In other news, Moody is considering lowering the US A+++ bond rating (insurance companies are usually satisfied with A+, or A++). We might want to explain to DC that Social Security is a donation to the elderly for people my age. None of that money is coming back unless something is done now to fix it, reform it or otherwise make amends. At the very least, I should be able to write it off as a deduction for charitable contributions.

14 January 2008

monty the categorical imperative


Anybody needing a refresher course in philosophy should start here.

11 January 2008

paperz please


I'm really tired of this idea that we need to be 'secure'. There are any number things that are related to this 'REAL ID' that made sense. Verifying SS numbers for example, taking pictures of con artists or illegals. But did these things require an overhaul of how driver's licenses were distributed and issued? Not really. Mostly they required less bureaucratic laziness. This idea perpetuates the laziness and replaces it with something potentially easier to commit fraud with (because of the laziness that allowed to begin with).

why don't you just ask for a gagillion dollars


I'm rather annoyed at lawsuits anymore. I think we should seriously consider a loser pays system. 3 quadrillion dollars for 'pain, suffering, and damages'? You, whoever you are, are an idiot. I'm personally disappointed that the storm did not add wrongful death to the claims listing there; Darwin clearly needs help. Are there legitimate problems and claims for Katrina due to negligence, absolutely. Does that mean that any one person's claim should dwarf the entire national economy, no. I haven't yet been impressed by the quality of the New Orleans residents in their handling of this matter (including re-electing Nagin). And this sort of thing makes it clear that these are people bound and determined to believe that the government exists to take care of them. Perhaps not living in a city that partially rests below sea level next time?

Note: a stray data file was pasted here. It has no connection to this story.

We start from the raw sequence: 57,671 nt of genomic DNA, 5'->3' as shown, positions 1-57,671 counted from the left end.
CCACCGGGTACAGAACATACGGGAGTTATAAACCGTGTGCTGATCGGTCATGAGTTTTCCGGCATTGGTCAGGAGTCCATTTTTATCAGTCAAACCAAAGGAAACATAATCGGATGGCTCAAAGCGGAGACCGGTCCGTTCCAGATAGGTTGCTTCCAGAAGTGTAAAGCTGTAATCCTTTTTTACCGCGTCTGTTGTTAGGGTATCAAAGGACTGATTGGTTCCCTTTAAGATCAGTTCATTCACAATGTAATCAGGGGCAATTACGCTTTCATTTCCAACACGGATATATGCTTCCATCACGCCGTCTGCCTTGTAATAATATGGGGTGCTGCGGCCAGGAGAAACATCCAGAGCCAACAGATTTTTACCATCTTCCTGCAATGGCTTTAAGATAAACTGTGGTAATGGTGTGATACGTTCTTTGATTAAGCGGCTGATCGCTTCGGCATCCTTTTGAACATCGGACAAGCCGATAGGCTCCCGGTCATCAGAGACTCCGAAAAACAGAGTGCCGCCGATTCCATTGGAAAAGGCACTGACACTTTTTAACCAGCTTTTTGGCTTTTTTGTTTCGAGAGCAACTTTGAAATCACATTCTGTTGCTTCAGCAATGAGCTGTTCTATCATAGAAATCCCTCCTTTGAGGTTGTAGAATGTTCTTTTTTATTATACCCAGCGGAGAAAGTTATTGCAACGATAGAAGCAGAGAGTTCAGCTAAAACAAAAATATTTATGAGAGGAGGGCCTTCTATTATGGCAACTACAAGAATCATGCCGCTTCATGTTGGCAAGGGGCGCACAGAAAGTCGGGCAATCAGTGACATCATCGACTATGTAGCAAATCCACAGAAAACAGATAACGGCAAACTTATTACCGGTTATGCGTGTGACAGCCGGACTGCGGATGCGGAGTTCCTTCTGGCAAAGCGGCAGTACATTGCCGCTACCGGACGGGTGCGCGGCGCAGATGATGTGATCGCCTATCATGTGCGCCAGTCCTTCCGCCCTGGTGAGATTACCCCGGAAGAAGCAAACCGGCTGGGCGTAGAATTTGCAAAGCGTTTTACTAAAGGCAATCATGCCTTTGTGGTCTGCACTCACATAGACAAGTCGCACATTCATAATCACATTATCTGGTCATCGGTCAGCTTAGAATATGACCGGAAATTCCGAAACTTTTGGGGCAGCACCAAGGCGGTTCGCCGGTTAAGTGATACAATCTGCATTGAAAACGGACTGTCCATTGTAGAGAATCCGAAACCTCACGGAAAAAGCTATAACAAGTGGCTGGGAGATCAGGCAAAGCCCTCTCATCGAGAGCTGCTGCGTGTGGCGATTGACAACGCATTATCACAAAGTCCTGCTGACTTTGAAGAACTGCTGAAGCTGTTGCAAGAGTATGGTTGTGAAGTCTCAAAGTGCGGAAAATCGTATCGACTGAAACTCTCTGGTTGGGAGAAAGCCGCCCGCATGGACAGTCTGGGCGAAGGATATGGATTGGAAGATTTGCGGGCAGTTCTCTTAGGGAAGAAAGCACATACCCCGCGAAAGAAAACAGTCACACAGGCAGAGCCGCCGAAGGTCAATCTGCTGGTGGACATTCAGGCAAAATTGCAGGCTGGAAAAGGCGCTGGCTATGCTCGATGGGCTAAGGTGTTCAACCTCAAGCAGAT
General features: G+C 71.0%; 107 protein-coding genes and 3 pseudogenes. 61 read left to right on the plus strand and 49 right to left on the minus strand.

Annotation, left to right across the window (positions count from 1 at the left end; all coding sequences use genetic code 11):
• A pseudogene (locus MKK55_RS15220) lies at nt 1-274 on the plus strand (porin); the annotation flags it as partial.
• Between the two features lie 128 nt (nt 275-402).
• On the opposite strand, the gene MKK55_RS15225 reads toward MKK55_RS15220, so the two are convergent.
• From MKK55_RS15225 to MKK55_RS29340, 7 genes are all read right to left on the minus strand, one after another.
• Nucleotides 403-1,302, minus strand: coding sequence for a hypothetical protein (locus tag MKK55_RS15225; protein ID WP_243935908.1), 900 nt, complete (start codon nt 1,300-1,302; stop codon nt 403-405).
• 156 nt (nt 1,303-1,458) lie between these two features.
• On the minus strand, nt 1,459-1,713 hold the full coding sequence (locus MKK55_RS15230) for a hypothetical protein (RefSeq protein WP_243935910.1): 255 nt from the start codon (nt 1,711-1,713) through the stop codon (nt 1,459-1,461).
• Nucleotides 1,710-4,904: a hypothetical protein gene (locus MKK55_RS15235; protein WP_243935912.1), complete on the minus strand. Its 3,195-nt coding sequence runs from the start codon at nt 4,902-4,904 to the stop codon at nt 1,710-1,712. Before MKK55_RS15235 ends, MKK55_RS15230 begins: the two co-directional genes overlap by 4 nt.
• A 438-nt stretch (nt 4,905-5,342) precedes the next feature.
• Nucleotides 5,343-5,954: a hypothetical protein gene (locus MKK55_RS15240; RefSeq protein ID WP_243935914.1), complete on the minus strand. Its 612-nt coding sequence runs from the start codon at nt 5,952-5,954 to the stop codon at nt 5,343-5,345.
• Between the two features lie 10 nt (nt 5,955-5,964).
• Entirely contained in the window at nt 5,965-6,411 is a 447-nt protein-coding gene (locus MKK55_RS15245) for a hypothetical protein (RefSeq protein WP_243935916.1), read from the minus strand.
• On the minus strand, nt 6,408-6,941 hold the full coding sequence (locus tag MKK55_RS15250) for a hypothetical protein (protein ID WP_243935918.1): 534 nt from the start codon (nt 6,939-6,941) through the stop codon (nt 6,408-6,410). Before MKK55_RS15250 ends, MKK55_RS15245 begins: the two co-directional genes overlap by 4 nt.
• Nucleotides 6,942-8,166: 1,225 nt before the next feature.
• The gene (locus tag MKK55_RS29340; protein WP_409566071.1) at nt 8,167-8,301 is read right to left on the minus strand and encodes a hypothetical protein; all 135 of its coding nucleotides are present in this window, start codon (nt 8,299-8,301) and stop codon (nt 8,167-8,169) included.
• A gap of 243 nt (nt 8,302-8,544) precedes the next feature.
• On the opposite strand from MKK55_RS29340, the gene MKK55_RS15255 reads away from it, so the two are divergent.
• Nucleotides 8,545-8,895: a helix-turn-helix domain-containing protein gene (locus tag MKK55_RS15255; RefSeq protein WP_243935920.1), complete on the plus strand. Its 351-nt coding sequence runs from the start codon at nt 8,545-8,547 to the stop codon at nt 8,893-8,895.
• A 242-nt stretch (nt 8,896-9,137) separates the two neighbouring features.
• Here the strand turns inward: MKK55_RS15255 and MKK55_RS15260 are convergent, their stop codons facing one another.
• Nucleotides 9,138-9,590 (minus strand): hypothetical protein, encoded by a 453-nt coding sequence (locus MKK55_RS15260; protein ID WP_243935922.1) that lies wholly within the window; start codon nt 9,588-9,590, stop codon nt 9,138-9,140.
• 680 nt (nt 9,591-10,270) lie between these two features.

Or perhaps demanding that the city leaders pressure for necessary civil improvements? I heard few such complaints from the public masses prior to the disaster of Katrina. It was mostly a few meteorologists or oceanographic researchers who said Narleans was in trouble. So perhaps these morons should shut up and quit pretending they are owed something so outrageous. Some amount will be attributed, but it won't be ridiculous. To my mind anything exceeding the total claims of the city of New Orleans (77B) is going to be ridiculous.

doesn't look spacious to me


And on the flip side, 'environmentalists' are pissed about a car that gets 50mpg and is so small it probably produces little to no pollution? What the hell is wrong with these people?
It doesn't look nearly spacious to me, but then I don't fit too well into most smaller cars. I suspect that the average Indian citizen has a much easier time of it.

myspace isn't useless


See, myspace isn't totally useless after all. It can get those common folk so worked up that they demand resignations from their public officials. I'm waiting for it to cause defenestrations, but I guess this is a start. On the other hand.. demanding that they resign because of some 'racy' pictures? There are plenty of famous people who have fake pictures online somewhere, undoubtedly in considerably less attire and probably with considerably less appeal.

10 January 2008

divorce game


Ah ha! That's funny. Not sure which of them should be more pissed off.

09 January 2008

the story continues


It's odd what comes out about things that the media drops. Looks to me like there's a reason these things drop out of the news. Sounds or smells like whatever the media wanted to sell as the story doesn't hold water, which means they need to change the tune.